The “green” future is covered in dirt. As the proposed shift toward carbon targets and decarbonisation continues apace, it is increasingly clear that the shift will rely heavily on old-fashioned commodities.
These range from the well-known metals, including lithium and copper, to the lesser lights in nickel and manganese.
Presenting on the topic ‘Eyes on the prize’ at the Inside Network’s inaugural Equities and Growth Assets Symposium, James ‘Jimmy’ Stewart highlighted the risks that investors face by assuming that getting the ‘theme’ right is a guarantee of long-term returns.
As portfolio manager of the long-short global resources strategy at Ausbil, Stewart has a solid track record in the last three years, delivering strong performance despite massive volatility. The premise of his approach is to “make money in up markets and make money in down markets,” the only way he knows how, “by looking at the fundamentals.”
According to Stewart, “top-down themes set the basis, but bottom-up companies drive the returns.”
Referring to everything from renewable energy to iron ore and oil, he draws on his experience in 2020 when the group was positive on the electrification theme, but maintained short positions due to the valuations of a number of major companies.
Iron ore, he suggests, faces a similar issue today. After enjoying an incredibly powerful tailwind of surging demand and prices, “a strong thematic trade” as he described it, stocks in the sector have become “overvalued” and more difficult to own.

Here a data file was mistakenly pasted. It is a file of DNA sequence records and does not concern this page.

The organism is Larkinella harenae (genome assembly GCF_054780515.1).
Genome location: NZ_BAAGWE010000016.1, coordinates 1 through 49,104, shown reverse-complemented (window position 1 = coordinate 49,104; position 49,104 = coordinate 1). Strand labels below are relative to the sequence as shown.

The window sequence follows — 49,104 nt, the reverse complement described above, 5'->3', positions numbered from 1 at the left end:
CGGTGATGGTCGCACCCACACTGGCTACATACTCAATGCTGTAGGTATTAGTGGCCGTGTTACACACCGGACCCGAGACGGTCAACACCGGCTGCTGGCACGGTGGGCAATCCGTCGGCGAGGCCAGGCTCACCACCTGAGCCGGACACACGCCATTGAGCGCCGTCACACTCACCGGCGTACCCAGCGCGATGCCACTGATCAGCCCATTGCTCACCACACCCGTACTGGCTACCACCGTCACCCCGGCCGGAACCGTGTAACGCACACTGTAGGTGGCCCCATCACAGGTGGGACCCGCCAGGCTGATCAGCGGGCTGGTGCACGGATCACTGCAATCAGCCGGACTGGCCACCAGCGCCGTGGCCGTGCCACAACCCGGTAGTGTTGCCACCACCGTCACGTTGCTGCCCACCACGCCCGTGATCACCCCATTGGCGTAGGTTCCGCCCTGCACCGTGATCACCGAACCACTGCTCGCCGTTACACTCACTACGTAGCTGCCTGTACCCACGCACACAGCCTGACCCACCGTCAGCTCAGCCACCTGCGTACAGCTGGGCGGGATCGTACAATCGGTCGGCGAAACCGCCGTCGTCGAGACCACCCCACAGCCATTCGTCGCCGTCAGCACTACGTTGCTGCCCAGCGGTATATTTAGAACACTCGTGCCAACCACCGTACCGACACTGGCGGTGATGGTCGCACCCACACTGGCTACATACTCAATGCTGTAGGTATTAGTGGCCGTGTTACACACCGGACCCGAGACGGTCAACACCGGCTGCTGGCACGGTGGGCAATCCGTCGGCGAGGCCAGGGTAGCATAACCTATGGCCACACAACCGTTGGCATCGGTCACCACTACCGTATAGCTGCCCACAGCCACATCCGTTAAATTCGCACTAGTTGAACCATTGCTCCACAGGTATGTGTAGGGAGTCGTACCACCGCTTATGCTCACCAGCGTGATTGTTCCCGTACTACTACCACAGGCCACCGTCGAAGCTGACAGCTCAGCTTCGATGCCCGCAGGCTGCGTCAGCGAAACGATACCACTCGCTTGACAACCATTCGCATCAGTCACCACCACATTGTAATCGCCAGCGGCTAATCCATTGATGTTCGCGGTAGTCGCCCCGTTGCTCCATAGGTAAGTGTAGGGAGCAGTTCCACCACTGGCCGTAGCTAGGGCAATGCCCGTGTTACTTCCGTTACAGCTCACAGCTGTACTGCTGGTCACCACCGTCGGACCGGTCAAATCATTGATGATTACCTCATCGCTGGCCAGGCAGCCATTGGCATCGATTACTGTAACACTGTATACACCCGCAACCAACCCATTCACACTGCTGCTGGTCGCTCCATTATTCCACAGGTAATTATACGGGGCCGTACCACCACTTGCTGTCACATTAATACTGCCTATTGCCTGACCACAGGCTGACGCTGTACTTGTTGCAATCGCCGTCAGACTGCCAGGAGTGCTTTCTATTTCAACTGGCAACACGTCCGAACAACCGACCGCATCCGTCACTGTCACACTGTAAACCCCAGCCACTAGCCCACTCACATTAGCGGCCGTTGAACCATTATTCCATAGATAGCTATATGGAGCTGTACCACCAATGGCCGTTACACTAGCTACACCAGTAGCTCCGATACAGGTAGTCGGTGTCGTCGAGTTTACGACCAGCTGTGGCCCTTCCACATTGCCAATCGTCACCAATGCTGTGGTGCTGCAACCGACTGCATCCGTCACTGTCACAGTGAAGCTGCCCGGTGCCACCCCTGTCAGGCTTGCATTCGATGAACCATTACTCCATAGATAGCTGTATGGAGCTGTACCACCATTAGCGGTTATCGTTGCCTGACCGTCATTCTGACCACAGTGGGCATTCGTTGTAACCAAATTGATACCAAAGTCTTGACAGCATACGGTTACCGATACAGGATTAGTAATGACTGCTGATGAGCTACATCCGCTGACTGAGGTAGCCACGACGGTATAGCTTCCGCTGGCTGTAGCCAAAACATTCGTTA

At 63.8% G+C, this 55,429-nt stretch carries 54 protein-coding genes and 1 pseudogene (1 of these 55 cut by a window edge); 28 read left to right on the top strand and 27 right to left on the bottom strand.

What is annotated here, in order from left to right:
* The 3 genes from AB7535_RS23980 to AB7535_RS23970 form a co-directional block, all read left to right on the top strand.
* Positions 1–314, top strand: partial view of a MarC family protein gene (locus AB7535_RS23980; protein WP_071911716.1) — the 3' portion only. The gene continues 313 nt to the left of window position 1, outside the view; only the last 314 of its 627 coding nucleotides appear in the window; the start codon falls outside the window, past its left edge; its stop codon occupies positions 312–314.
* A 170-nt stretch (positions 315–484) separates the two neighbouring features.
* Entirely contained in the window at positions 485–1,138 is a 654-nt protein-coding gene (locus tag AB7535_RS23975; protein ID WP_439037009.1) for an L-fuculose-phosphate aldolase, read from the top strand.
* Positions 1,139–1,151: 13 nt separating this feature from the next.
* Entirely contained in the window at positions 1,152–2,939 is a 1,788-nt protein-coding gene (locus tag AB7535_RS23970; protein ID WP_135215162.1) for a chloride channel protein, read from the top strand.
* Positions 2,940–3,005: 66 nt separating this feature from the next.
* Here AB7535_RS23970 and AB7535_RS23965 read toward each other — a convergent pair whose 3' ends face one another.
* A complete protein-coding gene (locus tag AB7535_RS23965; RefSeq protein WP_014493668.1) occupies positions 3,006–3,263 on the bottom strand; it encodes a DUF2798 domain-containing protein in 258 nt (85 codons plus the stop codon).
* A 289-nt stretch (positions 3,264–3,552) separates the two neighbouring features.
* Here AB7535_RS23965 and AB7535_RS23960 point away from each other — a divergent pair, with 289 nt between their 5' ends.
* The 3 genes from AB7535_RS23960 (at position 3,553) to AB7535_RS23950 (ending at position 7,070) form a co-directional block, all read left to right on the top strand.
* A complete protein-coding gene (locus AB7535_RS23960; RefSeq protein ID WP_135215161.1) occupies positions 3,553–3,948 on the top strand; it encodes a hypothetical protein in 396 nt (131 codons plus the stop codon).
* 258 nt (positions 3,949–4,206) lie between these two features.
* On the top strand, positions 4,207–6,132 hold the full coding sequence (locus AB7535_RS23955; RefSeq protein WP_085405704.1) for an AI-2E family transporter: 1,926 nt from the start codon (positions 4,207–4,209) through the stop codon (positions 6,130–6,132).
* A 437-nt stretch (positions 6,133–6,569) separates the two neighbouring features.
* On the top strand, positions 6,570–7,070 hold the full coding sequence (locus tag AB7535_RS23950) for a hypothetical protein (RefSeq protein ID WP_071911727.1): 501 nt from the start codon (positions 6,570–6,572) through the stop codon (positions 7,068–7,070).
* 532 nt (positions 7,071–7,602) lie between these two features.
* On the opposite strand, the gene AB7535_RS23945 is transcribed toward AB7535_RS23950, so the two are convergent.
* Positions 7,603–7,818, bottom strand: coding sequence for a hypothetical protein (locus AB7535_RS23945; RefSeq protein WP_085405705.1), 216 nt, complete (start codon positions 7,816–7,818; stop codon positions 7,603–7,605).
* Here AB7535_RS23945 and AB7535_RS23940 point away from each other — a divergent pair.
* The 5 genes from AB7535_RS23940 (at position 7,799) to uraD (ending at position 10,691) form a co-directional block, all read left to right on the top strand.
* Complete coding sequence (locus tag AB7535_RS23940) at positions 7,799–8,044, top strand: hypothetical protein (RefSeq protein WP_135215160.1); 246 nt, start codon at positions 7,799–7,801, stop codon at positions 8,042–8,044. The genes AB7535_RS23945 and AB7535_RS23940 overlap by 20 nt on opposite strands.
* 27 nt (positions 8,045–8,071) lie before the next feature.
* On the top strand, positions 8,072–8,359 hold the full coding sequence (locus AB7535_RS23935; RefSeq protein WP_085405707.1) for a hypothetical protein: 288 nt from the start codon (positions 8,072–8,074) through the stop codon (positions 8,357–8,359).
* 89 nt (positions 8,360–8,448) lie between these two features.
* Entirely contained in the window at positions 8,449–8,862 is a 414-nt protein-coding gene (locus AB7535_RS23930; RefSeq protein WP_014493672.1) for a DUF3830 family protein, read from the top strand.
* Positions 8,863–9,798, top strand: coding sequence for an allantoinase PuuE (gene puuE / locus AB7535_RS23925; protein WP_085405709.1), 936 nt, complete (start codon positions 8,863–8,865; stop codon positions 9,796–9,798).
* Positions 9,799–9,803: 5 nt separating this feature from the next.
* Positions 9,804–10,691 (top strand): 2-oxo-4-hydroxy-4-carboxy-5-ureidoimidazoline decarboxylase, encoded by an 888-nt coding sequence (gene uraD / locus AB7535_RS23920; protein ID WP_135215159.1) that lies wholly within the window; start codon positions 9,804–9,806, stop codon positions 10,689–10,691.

The story is similar in the electrification and renewable sector, with commodities ranging from nickel, manganese, silver, aluminium, copper and lithium key to the production of batteries, electric vehicles and virtually everything else considered “green.”
“The rubber is hitting the road” after what has been a long period of stagnation for electric vehicle and battery demand.
Yet since 2016 lithium carbonate prices are still 20 per cent off their highs, while the companies that produce these key commodities, like Pilbara (ASX: PLS) and Galaxy (ASX: GXY) have seen incredible growth.
According to Ausbil’s research, the outlook for commodity demand in key electric vehicle elements is as good as ever. The firm forecasts as much as 1360 per cent growth in demand for lithium through to 2030, 840 per cent growth in graphite demand and 240 per cent for Nickel. Commenting on suggestions that lithium is everywhere, he cites evidence that few buyers can actually get their hands on any.
Nickel was highlighted as one of the standout opportunities, with demand from batteries alone expected to increase fifteenfold before 2030, well ahead of lithium and cobalt.
“The theme is coming,” he says, while warning that you “can’t just ride the theme,” but need to focus on the companies or risk losing significant value.